In India, young children (especially in the under-five age group) and their caregivers are becoming increasingly vulnerable to the health impacts of climate change and air pollution, particularly in urban areas. To better understand these challenges and their impact on the public space usage by this demographic, ICLEI South Asia conducted two studies supported by the Van Leer Foundation (VLF), and came up with recommendations and strategies for the local governments and policymakers to make more informed decisions. Their findings were shared at two workshops held in Guwahati and Kochi recently.
The Study on Young Children and Climate was conducted in collaboration with Jawaharlal Nehru University (JNU), and Indian Institutes of Technology (IIT) at Gandhinagar, Kharagpur, and Roorkee. It evaluated the vulnerability of young children and caregivers to air pollution and climate change and assessed primary data from four Indian cities, namely, along with secondary data, as well as primary data on air pollution from selected early childhood development sites. This research was conducted to identify existing issues, barriers, and opportunities concerning young children, which could be taken into consideration in urban climate action.
The second study, conducted in partnership with IPSOS, explored the time spent by young children, caregivers, and pregnant women in public spaces. Conducted across 18 cities with varying population sizes, including Delhi, Mumbai, Chennai, and Kolkata, it evaluated public space usage trends through household surveys and interviews with city officials and municipal councillors. The study aimed to identify barriers and opportunities at the city level, leading to recommendations to enhance public space utilisation by young children and caregivers.
Following the studies, ICLEI South Asia held workshops in Guwahati and Kochi to showcase the key findings to engage stakeholders and encourage local actions. More than 50 participants, including urban planners, child development practitioners, and representatives from NGOs attended the Guwahati workshop, held jointly with the Guwahati Municipal Corporation on November 28, 2023. The speakers included experts, government officials, and policymakers such as Mr. Megha Nidhi Dahal, Commissioner, Guwahati Municipal Corporation; Dr. Ajay Khera, Country Representative, EngenderHealth, India, and Member of Technical Advisory Group for Studies; Dr Bhargav Krishna, Fellow, Centre for Policy Research, and Member of Technical Advisory Group for Studies; Mr. Ashish Rao Ghorpade, Urban Sector Expert at ICLEI South Asia; Mr. Keshav Jha, Manager (Research & Advocacy), ICLEI South Asia; Ms. Avantika Arjuna, Assistant Programme Coordinator, ICLEI South Asia; Ms. Pragya Jain, Senior Manager, Ipsos Research Pvt. Ltd.; and representatives from IITs and JNU.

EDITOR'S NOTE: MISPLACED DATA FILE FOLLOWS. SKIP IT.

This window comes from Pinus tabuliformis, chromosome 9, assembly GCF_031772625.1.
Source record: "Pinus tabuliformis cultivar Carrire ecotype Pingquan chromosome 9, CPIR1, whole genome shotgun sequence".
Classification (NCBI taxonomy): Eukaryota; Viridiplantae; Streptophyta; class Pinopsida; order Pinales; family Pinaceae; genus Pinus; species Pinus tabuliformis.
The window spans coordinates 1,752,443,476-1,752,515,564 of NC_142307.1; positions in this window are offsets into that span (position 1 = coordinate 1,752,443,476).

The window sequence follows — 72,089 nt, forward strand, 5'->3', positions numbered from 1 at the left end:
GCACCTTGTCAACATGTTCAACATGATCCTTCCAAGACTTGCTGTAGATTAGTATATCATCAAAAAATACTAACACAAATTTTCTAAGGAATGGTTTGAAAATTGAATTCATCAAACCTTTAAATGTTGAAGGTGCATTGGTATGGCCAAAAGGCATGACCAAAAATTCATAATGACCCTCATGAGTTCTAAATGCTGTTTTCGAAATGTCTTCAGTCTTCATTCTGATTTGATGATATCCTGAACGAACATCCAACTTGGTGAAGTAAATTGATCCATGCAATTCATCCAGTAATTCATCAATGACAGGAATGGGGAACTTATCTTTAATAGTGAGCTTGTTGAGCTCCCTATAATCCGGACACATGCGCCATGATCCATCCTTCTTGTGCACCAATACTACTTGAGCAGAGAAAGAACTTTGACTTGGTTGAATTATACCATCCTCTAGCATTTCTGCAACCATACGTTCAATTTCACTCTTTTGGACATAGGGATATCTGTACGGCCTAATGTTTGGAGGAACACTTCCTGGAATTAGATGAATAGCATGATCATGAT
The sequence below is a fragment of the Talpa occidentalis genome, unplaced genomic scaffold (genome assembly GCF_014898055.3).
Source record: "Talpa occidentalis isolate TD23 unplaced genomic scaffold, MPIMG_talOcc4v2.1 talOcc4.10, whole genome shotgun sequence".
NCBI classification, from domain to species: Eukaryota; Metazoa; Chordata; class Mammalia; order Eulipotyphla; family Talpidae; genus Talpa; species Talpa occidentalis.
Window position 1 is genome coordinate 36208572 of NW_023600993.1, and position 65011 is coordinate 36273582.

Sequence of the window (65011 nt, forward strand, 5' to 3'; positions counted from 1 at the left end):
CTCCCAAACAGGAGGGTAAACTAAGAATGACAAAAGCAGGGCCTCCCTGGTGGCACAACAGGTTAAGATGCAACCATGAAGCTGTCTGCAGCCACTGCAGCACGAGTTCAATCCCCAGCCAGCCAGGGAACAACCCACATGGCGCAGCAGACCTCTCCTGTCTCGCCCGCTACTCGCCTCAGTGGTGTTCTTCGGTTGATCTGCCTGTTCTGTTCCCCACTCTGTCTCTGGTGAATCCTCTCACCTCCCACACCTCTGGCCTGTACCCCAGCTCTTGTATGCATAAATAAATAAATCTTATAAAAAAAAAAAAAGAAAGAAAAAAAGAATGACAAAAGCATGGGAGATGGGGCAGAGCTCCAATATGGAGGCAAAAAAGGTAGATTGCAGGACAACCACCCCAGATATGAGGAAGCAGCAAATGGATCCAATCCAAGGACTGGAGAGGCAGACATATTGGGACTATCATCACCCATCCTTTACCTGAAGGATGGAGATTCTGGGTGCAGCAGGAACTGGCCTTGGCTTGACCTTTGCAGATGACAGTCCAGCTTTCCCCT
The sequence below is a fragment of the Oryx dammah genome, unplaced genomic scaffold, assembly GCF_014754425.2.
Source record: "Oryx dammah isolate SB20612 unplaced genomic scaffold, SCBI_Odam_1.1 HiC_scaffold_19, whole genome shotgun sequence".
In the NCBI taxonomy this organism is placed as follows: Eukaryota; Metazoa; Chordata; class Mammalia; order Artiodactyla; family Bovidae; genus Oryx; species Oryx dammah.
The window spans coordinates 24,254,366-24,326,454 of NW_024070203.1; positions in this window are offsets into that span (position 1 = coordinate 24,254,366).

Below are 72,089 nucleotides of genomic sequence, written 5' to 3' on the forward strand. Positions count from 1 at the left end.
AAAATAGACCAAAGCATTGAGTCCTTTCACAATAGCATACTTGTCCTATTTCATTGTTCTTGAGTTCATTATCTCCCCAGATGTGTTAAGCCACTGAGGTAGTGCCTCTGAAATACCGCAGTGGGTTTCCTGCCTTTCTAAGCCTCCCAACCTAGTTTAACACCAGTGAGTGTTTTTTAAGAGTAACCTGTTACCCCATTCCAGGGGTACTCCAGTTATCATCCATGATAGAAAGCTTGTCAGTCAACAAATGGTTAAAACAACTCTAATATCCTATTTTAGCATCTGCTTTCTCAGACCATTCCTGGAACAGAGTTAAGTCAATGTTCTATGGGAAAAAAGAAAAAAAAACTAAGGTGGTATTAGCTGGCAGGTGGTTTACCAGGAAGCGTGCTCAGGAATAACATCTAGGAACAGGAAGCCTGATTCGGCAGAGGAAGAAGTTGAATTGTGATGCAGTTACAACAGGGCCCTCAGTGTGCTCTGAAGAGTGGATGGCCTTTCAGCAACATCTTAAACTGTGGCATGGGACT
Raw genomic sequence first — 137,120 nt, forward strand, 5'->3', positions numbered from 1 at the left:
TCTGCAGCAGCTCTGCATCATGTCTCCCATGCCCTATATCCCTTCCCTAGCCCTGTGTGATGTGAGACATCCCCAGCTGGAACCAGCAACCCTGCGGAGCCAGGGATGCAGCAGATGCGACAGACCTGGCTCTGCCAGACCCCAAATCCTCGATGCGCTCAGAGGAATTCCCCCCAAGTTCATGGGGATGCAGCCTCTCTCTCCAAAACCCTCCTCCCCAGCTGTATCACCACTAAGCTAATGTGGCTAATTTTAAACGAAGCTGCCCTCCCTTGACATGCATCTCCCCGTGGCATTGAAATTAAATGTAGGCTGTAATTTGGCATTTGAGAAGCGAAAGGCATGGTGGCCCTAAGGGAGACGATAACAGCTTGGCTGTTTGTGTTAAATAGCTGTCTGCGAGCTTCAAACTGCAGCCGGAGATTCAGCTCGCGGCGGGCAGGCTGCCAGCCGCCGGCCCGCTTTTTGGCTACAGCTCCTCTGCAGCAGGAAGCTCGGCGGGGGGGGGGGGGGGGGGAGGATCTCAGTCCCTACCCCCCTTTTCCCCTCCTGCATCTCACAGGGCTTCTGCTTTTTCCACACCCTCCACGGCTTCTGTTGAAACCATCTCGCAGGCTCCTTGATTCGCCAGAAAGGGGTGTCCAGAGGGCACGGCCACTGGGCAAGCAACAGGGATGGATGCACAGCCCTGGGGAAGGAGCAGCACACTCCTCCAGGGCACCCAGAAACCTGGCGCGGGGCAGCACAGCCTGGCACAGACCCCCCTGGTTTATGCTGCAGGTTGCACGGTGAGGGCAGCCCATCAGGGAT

The second workshop was held in Kochi with support from the Kochi Municipal Corporation on December 6, 2023. In his address, Kochi Mayor Adv. M Anil Kumar emphasised the importance of acknowledging child rights in urban settings. Distinguished speakers included experts such as Dr. Anubha Rajesh, former Chair Professor at Centre for Early Childhood Development and Research, Jamia Milia Islamia; Mr. Prakash Kumar Paul, Senior Technical Advisor, Van Leer Foundation; Mr. Ashish Rao Ghorpade; Ms. Avantika Arjuna; Ms. Pragya Jain; and Ms. Medha Prakash, Associate, ICLEI South Asia.
The climate change study has revealed the high vulnerability of young children and pregnant women to climate-related risks like heat waves, flooding, and air pollution. Surveys conducted in a slum area with a significant child population under 5 highlighted parental concerns about the adverse effects of climate change on their children. However, existing climate action plans lack a targeted focus on these vulnerable groups. The second study found that nearly 60% of children covered by the survey primarily use neighbourhood streets for play due to better accessibility and safety, in comparison to parks and playgrounds, as Indian urban planning tends to concentrate more on spaces for teenagers. Recommendations from both studies emphasise the need for integrated policies, funding sources, better planning and design, infrastructure enhancements, evaluation, and community engagement.
The studies underscore the urgent need for a more inclusive approach in urban planning and to prioritise the needs of children, pregnant women, and caregivers in climate change adaptation and public space development initiatives.